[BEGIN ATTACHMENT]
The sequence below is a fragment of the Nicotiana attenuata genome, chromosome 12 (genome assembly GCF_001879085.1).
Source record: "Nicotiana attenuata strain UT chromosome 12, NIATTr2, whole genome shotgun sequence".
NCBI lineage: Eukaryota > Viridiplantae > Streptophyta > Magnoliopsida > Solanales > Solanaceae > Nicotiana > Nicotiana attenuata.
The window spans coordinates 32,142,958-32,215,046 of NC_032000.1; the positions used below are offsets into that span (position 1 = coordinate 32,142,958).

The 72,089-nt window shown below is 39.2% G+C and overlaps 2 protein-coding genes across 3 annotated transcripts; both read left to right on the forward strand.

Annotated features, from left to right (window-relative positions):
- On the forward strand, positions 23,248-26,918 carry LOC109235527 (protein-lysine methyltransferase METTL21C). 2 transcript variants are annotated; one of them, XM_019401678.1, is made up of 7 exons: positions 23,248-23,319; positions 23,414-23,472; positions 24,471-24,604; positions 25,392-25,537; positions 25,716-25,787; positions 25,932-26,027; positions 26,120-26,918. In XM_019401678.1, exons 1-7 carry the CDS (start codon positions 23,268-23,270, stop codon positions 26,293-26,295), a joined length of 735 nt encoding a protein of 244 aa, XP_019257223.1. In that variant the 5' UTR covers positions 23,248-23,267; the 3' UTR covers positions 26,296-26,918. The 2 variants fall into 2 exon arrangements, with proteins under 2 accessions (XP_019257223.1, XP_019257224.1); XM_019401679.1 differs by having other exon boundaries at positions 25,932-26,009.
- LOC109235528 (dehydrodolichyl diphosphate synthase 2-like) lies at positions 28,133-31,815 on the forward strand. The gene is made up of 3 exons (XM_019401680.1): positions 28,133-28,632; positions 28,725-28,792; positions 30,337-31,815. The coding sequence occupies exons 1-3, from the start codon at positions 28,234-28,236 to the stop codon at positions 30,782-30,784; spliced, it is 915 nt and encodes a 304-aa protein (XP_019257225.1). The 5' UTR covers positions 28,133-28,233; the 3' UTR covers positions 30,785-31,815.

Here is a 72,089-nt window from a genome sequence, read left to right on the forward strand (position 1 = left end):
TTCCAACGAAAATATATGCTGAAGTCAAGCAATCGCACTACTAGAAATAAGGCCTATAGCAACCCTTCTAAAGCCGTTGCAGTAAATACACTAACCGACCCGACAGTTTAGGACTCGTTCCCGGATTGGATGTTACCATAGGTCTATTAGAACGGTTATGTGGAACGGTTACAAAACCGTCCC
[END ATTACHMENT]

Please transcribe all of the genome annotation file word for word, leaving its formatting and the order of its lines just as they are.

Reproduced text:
The sequence below is a fragment of the Nicotiana attenuata genome, chromosome 12 (genome assembly GCF_001879085.1).
Source record: "Nicotiana attenuata strain UT chromosome 12, NIATTr2, whole genome shotgun sequence".
NCBI lineage: Eukaryota > Viridiplantae > Streptophyta > Magnoliopsida > Solanales > Solanaceae > Nicotiana > Nicotiana attenuata.
The window spans coordinates 32,142,958-32,215,046 of NC_032000.1; the positions used below are offsets into that span (position 1 = coordinate 32,142,958).

The 72,089-nt window shown below is 39.2% G+C and overlaps 2 protein-coding genes across 3 annotated transcripts; both read left to right on the forward strand.

Annotated features, from left to right (window-relative positions):
- On the forward strand, positions 23,248-26,918 carry LOC109235527 (protein-lysine methyltransferase METTL21C). 2 transcript variants are annotated; one of them, XM_019401678.1, is made up of 7 exons: positions 23,248-23,319; positions 23,414-23,472; positions 24,471-24,604; positions 25,392-25,537; positions 25,716-25,787; positions 25,932-26,027; positions 26,120-26,918. In XM_019401678.1, exons 1-7 carry the CDS (start codon positions 23,268-23,270, stop codon positions 26,293-26,295), a joined length of 735 nt encoding a protein of 244 aa, XP_019257223.1. In that variant the 5' UTR covers positions 23,248-23,267; the 3' UTR covers positions 26,296-26,918. The 2 variants fall into 2 exon arrangements, with proteins under 2 accessions (XP_019257223.1, XP_019257224.1); XM_019401679.1 differs by having other exon boundaries at positions 25,932-26,009.
- LOC109235528 (dehydrodolichyl diphosphate synthase 2-like) lies at positions 28,133-31,815 on the forward strand. The gene is made up of 3 exons (XM_019401680.1): positions 28,133-28,632; positions 28,725-28,792; positions 30,337-31,815. The coding sequence occupies exons 1-3, from the start codon at positions 28,234-28,236 to the stop codon at positions 30,782-30,784; spliced, it is 915 nt and encodes a 304-aa protein (XP_019257225.1). The 5' UTR covers positions 28,133-28,233; the 3' UTR covers positions 30,785-31,815.

Here is a 72,089-nt window from a genome sequence, read left to right on the forward strand (position 1 = left end):
TTCCAACGAAAATATATGCTGAAGTCAAGCAATCGCACTACTAGAAATAAGGCCTATAGCAACCCTTCTAAAGCCGTTGCAGTAAATACACTAACCGACCCGACAGTTTAGGACTCGTTCCCGGATTGGATGTTACCATAGGTCTATTAGAACGGTTATGTGGAACGGTTACAAAACCGTCCC